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Bains AB, Bains SK. Pulp stones’ association with renal stones: “A minute one can help detect a large one”. Ann Trop Med Public Health 2015;8:19-20
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Bains AB, Bains SK. Pulp stones’ association with renal stones: “A minute one can help detect a large one”. Ann Trop Med Public Health [serial online] 2015 [cited 2020 Sep 19];8:19-20. Available from: https://www.atmph.org/text.asp?2015/8/1/19/156725
The following annotations are an effort to explore the association of pulp stones with renal stones, and subsequently with cardiovascular diseases (CVDs). Early recognition of pulp stones may be useful in the identification of renal stones and also in the prevention of developing CVDs.
Pulp stones are the foci of calcification in the dental pulp. These may be free, attached to, or embedded to the dentine. Histologically, they are classified into “true” and “false” pulp stones, the former containing irregular dentine and the latter being degenerative pulp calcifications.  Pulp stones may impinge the nerve to which they are closely attached and hence, some pain of an idiopathic nature may be caused by these. There could be release of pain, causing substances like 5-hydroxytryptamine and potassium ion from blood platelets and red blood cells. 
Urolithiasis is a problem that has confronted clinicians since the time of Hippocrates, and many family physicians have extensive experience in its clinical management. 
The prevalence of urolithiasis is approximately 2-3% in the general population, and the estimated lifetime risk of developing a kidney stone is about 12% for white males. The overall probability of forming stones differ in various parts of the world and is estimated to be 1-5% in Asia, 5-9% in Europe, and 13% in North America (Robertson 1993); the recurrence rate of renal stones is about 75% in a 20-year span (Sutherland et al. 1985). Approximately, 50% of the patients with previous urinary calculi have recurrence within 10 years.  Kidney stone disease is a multifactorial disorder resulting from the combined influence of epidemiological, biochemical, and genetic risk factors.  It occurs in both men and women, but the risk is generally high in men and is becoming more common in young women (Selvem 2002).
The formation of pulp stones resembles the formation of kidney stones. A recent immunohistochemical study by Ninomiya et al. investigated the organic matrix component of human pulp stones, using specific antibodies to type I collagen and noncollagenous proteins (osteopontin, osteonectin, and osteocalcin). It was found that type I collagen was evenly located throughout the pulp stones, showing that it is a major matrix component of the free pulp stones, whereas osteopontin was found in the peripheral area of the pulp stones, suggesting that it plays an integral part in the calcification front and that it has come from less differentiated pulp cells.  In a study by Couble et al. it was shown that osteopontin produced cells from third molar germs that have odontoblastic features, which include the formation of type I collagen and the subsequent hydroxyapatitic mineralization of the same.  In their immunohistochemical study on atherosclerotic plaques and urinary stones, Hirota et al. and Kohri et al. found similar occurrence of osteopontin in these calcifications.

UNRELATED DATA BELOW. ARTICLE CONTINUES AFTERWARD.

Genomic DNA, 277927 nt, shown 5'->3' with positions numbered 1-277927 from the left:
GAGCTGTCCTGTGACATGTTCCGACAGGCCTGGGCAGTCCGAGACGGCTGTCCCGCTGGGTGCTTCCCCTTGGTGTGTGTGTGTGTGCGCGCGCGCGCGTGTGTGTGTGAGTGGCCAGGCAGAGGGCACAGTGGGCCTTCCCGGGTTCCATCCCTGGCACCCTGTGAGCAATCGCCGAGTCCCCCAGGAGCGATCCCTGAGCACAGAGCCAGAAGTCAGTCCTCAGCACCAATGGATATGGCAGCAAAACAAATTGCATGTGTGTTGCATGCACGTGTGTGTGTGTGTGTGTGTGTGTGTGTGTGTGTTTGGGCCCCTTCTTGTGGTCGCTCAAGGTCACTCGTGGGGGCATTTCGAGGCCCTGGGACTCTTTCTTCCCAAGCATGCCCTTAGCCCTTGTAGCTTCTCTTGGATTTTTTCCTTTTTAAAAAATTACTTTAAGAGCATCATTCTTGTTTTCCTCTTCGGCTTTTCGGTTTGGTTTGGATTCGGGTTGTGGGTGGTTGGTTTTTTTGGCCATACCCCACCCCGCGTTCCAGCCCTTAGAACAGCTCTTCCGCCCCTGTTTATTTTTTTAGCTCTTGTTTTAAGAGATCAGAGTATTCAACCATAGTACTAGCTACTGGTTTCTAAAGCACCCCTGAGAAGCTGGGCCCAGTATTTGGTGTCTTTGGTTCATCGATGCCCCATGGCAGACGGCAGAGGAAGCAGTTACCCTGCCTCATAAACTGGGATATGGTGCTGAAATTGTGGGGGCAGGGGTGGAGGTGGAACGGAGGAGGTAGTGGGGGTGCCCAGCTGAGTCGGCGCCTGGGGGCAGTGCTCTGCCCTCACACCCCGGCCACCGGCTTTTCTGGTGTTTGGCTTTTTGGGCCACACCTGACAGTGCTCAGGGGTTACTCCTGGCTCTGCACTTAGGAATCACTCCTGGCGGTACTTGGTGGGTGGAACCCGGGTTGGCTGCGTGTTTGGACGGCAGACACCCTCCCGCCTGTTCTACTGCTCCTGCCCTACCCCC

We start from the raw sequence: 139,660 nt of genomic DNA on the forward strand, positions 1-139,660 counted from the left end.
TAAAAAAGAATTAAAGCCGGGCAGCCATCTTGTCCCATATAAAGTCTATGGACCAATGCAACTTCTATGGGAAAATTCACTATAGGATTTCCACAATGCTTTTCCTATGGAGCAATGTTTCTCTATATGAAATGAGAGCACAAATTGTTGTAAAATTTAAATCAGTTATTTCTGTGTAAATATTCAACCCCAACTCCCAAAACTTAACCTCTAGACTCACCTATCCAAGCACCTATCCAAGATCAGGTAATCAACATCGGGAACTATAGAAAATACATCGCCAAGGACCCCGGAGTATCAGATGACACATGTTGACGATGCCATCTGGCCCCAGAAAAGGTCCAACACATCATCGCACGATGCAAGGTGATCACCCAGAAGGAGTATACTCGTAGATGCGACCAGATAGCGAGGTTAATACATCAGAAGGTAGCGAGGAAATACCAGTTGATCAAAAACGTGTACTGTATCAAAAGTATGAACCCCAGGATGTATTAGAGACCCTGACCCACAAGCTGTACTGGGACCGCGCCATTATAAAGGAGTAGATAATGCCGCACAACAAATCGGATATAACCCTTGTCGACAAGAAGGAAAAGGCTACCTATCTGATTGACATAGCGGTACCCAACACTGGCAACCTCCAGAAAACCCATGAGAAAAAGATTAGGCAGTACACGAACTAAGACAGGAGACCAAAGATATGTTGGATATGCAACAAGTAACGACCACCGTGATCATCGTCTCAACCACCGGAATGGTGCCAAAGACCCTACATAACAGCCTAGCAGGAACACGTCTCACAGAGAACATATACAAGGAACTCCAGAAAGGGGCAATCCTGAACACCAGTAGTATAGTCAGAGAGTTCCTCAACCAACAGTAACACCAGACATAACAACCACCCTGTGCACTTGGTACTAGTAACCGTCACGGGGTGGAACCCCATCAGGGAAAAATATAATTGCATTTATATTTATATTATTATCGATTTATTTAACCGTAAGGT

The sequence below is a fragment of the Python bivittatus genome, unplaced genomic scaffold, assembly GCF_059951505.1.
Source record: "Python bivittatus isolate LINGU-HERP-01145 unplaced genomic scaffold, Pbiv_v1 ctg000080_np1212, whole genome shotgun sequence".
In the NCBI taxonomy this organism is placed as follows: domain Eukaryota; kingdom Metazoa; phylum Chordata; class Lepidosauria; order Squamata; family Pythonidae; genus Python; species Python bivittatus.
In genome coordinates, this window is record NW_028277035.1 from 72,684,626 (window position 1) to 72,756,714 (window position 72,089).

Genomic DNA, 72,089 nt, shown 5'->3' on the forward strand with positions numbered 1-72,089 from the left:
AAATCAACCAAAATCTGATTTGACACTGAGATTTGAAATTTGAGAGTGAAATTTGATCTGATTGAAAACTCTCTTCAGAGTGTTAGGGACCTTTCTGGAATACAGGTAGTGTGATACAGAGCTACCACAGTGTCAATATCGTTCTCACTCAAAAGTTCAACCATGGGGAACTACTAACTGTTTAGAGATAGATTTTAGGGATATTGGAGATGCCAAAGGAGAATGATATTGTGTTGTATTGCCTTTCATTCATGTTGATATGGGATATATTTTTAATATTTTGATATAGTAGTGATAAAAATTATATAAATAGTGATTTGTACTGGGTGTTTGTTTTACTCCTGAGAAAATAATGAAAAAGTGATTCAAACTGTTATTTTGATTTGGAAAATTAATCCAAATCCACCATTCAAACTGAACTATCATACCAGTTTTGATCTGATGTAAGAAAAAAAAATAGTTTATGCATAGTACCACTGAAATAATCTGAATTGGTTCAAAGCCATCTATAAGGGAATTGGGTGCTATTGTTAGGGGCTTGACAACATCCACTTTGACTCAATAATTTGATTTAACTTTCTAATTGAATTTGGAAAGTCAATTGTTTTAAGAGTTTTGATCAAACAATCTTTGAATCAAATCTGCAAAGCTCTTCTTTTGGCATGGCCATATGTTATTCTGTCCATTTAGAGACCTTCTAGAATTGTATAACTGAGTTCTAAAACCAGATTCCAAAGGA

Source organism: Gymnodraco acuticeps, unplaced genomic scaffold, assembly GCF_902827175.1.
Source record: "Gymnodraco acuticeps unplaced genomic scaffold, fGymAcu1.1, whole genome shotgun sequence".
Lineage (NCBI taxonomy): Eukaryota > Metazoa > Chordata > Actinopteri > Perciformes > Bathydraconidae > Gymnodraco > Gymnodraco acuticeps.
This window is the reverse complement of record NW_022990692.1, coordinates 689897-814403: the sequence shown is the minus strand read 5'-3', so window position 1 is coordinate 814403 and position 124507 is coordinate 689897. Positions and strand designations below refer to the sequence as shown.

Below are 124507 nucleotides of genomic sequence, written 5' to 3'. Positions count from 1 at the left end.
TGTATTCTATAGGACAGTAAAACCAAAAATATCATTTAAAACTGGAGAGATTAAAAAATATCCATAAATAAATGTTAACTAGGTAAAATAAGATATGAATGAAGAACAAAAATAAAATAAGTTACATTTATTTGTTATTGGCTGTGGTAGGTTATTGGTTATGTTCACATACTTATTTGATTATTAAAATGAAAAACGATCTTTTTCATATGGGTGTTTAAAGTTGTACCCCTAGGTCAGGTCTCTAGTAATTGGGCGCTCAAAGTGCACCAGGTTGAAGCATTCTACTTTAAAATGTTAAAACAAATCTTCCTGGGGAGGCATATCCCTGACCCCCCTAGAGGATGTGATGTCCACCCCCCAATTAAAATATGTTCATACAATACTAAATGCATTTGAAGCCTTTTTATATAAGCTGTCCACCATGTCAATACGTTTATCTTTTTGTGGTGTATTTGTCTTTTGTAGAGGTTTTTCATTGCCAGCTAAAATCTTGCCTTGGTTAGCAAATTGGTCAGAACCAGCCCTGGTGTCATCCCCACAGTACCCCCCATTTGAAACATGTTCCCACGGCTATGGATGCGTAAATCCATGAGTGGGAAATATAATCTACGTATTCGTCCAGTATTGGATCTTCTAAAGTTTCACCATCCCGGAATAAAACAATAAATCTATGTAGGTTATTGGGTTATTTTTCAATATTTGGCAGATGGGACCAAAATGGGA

Nephrolithiasis is gradually being recognized as a systemic disease, indicative of an adverse metabolic environment.  Previous studies have documented an increased prevalence and incidence of hypertension in stone formers and a higher incidence of nephrolithiasis in hypertensive patients. 
Patients having pulp stones should be screened for the possible presence of renal stones, as the formation of both carries similar pathogenesis. Authors suggest that routine dental radiographs could possibly have prognostic significance or even theoretically be used as a rapid screening method for early identification of potential pulp stones and renal stones. Dental radiographs require minimal radiation, especially the newer digital imaging techniques available. Such a screening method could easily be employed on a large scale as a public health measure, perhaps many years before renal diseases and cardiovascular symptoms occur.  There is a need for prospective long-term studies to assess the risk for CVDs, and it is recommended that a careful assessment of cardiovascular risk factors be undertaken in patients with pulp stone formation.
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Source of Support: None, Conflict of Interest: None